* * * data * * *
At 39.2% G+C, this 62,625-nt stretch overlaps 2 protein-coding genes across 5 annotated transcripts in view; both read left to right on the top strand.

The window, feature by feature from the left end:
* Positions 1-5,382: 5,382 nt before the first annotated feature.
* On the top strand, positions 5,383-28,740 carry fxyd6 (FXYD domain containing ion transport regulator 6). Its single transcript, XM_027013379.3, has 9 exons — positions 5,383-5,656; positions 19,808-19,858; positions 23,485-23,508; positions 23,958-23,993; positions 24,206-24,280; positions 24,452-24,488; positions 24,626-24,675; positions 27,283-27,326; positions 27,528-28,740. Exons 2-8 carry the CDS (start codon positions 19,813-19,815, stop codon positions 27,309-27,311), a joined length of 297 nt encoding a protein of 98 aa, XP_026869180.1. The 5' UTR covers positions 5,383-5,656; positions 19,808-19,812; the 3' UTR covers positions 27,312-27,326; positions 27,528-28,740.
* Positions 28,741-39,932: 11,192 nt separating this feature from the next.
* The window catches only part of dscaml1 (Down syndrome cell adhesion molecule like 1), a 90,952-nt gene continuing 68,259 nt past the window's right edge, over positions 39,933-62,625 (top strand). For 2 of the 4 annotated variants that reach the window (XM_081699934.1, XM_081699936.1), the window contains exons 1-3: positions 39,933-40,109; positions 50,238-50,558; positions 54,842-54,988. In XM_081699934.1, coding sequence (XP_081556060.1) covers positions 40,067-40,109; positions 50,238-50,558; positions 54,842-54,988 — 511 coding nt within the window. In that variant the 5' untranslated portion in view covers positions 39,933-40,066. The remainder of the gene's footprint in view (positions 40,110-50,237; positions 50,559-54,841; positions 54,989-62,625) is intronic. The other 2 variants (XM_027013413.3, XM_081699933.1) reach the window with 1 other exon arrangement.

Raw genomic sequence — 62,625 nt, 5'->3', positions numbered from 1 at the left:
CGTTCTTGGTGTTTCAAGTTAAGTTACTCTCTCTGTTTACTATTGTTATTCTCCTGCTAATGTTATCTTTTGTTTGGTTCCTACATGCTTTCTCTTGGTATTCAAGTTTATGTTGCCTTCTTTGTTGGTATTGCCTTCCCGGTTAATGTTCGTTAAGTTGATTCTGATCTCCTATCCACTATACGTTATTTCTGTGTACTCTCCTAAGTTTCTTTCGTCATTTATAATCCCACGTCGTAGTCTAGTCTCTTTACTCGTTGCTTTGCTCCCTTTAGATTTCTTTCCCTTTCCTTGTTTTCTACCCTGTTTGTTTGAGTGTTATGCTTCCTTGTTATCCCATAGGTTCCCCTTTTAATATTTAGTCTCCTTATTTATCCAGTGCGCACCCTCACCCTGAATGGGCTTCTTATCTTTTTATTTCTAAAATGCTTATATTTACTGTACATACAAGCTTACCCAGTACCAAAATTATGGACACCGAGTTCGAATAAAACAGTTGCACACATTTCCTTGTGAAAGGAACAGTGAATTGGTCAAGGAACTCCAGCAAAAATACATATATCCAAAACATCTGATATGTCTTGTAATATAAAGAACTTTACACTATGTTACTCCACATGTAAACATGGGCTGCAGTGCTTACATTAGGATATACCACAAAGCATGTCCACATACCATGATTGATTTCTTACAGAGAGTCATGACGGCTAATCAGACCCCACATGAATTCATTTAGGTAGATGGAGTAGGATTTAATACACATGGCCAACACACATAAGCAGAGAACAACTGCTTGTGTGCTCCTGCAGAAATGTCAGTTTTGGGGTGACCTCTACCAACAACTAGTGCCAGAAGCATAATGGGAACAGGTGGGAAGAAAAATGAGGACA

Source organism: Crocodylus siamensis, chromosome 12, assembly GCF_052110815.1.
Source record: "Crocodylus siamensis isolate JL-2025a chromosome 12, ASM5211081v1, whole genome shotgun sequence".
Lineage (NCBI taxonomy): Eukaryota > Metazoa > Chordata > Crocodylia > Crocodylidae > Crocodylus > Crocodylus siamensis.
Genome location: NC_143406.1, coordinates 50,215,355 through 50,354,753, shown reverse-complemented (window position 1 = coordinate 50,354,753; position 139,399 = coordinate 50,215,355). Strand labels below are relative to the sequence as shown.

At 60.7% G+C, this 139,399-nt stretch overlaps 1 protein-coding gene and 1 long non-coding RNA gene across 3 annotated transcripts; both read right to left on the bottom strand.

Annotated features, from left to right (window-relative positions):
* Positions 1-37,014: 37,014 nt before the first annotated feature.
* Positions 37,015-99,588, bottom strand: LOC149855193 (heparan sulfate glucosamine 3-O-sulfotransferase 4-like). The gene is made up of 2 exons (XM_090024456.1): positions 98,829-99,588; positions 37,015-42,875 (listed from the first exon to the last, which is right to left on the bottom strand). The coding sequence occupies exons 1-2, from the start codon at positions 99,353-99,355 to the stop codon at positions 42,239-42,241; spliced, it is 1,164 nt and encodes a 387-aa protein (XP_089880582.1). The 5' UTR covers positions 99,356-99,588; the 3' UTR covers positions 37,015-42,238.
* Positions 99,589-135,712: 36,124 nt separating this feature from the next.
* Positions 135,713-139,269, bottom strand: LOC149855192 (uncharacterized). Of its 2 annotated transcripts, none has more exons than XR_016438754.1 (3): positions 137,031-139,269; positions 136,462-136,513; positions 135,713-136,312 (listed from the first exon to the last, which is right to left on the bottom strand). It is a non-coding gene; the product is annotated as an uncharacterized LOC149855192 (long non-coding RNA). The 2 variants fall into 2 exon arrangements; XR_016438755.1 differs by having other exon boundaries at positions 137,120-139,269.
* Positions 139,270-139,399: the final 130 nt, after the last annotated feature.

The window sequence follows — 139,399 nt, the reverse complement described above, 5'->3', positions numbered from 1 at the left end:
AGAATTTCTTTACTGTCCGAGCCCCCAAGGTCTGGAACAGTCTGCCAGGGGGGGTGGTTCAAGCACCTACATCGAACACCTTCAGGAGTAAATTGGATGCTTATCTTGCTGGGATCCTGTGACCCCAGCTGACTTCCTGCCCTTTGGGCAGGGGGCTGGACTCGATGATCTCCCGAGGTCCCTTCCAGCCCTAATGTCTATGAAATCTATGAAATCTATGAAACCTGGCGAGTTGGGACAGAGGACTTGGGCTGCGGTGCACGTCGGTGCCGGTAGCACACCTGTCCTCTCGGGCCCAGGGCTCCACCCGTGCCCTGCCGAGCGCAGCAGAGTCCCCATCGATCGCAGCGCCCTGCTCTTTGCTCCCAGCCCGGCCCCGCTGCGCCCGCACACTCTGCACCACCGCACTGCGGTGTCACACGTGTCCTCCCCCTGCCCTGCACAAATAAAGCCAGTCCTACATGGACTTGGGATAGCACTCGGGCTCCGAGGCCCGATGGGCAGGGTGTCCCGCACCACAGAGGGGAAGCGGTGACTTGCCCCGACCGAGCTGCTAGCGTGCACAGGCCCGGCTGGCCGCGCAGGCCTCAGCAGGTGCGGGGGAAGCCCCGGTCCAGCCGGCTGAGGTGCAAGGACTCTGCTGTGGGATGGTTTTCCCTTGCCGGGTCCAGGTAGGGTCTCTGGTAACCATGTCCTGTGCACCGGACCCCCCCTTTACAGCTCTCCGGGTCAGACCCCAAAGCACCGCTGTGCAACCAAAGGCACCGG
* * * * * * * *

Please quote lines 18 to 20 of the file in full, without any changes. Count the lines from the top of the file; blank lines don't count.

* Positions 135,713-139,269, bottom strand: LOC149855192 (uncharacterized). Of its 2 annotated transcripts, none has more exons than XR_016438754.1 (3): positions 137,031-139,269; positions 136,462-136,513; positions 135,713-136,312 (listed from the first exon to the last, which is right to left on the bottom strand). It is a non-coding gene; the product is annotated as an uncharacterized LOC149855192 (long non-coding RNA). The 2 variants fall into 2 exon arrangements; XR_016438755.1 differs by having other exon boundaries at positions 137,120-139,269.
* Positions 139,270-139,399: the final 130 nt, after the last annotated feature.

The window sequence follows — 139,399 nt, the reverse complement described above, 5'->3', positions numbered from 1 at the left end: